“We’re very happy producing our products here,” said David J. Mullany, president of Wiffle Ball Inc. in an article. “No reason we can’t make a top-quality product here at an affordable price and stay in business.”

To learn more, visit

October 16, 2015

Slinky: America’s Most Recognized Toy

In 1943, Richard James, a naval mechanical engineer stationed at Philadelphia’s William Cramp & Sons Shipyards, was developing springs that could keep sensitive ship equipment steady at sea. After knocking one of the springs from a shelf, James noticed that the spring began to move strangely. James watched as “the spring ‘stepped’ in a series of arcs to a stack of books, to a tabletop, and to the floor, where it re-coiled itself and stood upright.” The spring, which never functioned at sea the way it was intended, was reborn as a toy called Slinky.

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Springing into Action

In 1945, Richard and his wife Betty borrowed $500 to begin manufacturing a small number of Slinkys. Though little interest was shown in his creation at first, a Gimbel’s department store in Philadelphia agreed to let James demonstrate the product just before Christmas. Slinky was a hit. The first 400 units were sold within 90 minutes, and the rest is history.

Today, Slinky is one of the best-selling American-made toys with more than 300 million units sold in its first 60 years. Slinkys are sold at more than 35,000 retailers, but are made out of one manufacturing facility. Slinky has been made in the U.S. since its inception in the 1940s, in the same town, Hollidaysburg, Pa., where the first Slinky was made more than 70 years ago.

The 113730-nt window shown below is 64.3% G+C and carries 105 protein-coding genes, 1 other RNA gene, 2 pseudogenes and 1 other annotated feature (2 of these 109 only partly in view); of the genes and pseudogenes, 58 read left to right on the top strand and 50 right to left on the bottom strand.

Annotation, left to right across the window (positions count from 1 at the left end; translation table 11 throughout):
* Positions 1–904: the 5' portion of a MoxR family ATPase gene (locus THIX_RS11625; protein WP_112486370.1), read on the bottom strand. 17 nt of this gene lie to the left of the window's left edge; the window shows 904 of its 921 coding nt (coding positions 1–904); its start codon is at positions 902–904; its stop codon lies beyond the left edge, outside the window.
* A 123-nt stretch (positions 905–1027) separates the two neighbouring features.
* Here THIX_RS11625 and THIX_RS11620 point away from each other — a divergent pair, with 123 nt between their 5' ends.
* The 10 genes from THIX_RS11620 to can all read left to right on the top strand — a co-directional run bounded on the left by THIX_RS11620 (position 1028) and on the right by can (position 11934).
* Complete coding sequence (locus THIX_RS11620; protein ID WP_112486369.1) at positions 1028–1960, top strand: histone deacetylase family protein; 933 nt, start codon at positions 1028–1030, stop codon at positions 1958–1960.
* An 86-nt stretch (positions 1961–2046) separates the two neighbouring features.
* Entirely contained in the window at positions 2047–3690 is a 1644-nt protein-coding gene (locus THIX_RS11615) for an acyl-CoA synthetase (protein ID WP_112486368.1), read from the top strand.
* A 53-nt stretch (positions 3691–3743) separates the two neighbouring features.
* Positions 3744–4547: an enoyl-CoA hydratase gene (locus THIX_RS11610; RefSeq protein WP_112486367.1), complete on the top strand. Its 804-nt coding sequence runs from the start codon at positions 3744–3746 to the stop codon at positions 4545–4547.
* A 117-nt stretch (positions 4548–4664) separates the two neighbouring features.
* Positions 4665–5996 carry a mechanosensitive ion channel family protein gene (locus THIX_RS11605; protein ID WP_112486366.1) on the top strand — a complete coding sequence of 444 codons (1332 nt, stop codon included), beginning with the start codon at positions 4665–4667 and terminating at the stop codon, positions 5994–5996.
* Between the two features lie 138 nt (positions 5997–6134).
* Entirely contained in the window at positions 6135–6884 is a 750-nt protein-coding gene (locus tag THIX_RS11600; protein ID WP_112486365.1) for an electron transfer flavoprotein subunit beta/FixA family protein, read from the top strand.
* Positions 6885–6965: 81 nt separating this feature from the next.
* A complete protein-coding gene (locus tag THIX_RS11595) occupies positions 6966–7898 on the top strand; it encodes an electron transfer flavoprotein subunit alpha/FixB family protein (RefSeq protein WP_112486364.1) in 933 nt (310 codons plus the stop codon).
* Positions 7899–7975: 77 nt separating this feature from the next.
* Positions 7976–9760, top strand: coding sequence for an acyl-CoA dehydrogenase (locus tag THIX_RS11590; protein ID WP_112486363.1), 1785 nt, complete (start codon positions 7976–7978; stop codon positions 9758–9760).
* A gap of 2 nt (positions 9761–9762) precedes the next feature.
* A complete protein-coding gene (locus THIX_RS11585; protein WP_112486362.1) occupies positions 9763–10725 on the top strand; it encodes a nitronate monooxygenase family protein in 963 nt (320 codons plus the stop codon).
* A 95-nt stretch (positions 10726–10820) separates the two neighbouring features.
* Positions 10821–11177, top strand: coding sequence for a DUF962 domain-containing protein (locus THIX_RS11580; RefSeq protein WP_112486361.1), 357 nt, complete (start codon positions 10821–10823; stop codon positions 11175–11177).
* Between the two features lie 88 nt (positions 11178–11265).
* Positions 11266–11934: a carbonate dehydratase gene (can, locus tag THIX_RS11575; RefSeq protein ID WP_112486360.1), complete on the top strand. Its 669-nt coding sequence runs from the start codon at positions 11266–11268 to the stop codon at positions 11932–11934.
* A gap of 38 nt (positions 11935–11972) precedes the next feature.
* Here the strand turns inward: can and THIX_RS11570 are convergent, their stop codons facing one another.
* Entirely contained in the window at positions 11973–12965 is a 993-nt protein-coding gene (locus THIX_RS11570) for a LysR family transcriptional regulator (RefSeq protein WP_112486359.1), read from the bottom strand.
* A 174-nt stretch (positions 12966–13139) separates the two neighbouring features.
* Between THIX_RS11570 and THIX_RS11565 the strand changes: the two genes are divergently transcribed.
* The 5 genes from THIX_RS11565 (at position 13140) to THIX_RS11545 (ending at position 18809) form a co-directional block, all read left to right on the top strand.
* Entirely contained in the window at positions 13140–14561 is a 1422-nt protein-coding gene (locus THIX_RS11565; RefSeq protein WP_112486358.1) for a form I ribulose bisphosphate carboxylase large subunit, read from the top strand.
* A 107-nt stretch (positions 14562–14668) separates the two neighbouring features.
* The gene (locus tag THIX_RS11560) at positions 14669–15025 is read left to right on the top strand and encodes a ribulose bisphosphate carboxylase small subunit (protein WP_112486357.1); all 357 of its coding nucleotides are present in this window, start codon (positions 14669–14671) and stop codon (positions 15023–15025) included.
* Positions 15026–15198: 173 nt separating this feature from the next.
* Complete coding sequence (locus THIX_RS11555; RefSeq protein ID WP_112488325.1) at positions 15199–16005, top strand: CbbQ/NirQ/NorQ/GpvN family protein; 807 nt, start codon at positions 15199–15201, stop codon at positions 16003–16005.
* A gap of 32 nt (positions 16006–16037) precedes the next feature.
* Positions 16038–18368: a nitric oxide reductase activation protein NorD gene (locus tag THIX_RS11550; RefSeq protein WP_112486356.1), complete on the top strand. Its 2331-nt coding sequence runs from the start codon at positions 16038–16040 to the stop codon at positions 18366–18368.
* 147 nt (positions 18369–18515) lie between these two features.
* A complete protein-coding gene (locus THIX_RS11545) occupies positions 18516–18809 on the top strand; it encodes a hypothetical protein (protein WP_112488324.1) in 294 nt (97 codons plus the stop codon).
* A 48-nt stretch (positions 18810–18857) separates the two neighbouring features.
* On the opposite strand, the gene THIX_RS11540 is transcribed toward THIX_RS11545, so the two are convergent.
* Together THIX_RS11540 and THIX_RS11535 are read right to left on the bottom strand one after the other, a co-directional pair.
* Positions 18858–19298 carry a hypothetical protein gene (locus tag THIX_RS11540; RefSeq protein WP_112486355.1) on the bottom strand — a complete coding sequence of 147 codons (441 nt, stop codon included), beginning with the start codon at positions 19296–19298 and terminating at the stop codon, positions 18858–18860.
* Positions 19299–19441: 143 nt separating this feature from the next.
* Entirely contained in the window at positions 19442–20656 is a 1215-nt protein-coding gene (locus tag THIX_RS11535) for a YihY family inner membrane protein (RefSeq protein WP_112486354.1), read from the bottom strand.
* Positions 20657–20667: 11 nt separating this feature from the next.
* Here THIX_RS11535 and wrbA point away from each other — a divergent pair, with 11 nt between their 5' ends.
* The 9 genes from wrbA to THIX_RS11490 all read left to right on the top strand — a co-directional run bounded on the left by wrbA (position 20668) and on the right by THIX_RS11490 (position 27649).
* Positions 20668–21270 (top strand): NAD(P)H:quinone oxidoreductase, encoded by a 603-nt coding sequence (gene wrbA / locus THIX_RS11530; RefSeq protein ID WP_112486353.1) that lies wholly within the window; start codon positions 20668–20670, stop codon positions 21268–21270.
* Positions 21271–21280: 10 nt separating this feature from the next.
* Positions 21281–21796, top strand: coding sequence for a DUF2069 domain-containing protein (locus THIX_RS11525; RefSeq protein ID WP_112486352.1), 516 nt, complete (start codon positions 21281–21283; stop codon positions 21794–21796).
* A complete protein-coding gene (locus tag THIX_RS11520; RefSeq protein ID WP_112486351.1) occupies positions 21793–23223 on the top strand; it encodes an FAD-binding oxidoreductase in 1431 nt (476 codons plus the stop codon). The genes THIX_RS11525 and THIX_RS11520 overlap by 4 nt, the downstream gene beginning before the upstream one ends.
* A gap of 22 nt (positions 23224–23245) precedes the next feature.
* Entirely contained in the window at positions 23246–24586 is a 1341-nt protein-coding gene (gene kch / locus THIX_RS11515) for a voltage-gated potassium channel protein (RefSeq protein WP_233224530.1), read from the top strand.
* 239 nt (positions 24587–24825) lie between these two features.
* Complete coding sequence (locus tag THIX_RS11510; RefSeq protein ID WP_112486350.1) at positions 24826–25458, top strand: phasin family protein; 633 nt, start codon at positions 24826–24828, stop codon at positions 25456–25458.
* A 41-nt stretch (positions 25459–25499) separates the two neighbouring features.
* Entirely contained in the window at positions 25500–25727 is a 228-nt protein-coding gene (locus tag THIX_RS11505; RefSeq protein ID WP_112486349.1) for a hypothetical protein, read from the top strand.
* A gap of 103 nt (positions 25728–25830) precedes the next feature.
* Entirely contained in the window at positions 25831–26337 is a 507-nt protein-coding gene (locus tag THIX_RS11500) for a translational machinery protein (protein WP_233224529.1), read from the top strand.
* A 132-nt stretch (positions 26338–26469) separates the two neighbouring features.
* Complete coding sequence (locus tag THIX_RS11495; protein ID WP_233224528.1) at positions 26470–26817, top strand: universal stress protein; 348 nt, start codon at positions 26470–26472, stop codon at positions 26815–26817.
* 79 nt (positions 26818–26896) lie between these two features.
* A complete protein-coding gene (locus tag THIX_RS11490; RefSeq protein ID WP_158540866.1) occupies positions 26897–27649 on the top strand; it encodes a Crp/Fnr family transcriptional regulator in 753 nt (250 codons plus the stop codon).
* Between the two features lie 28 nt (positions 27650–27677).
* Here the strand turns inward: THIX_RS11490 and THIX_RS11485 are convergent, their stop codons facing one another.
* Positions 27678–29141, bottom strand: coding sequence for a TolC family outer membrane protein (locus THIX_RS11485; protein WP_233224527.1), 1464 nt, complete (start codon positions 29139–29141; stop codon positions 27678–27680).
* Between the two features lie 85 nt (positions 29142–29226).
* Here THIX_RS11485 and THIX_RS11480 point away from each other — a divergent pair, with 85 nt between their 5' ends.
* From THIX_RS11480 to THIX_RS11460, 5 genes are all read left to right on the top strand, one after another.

Created by accident, Skinky has effortlessly glided its way down millions of household steps all across the world and into its current place as one of the most famous toys in American history.

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October 9, 2015

Duraflame Sparks American Manufacturing

In 1968, when California Cedar Products Company was producing pencils, it found it could recycle the sawdust created in the wood manufacturing process by mixing it with petroleum wax to make a whole new type of fireplace log. The company named the new product the Duraflame firelog.

What originally began as an attempt to recycle leftover sawdust has sparked the firelog industry in America and led to the creation of Duraflame, Inc., America’s leading manufacturer of firelogs.

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Catching Fire

In the early 1970’s, Duraflame’s first ever wood-wax blend of the Duraflame firelog quickly revolutionized what people burned in their fireplaces. The firewood alternative provided convenience and cleaner burning benefits that gained popularity among consumers. It also helped Duraflame’s sales takeoff like wildfire.

By the mid 1970’s, Duraflame firelogs had captured 50% of the artificial firelog market in the U.S. In 1986, Duraflame, Inc. became independently owned and operated out of its headquarters in Stockton, Calif.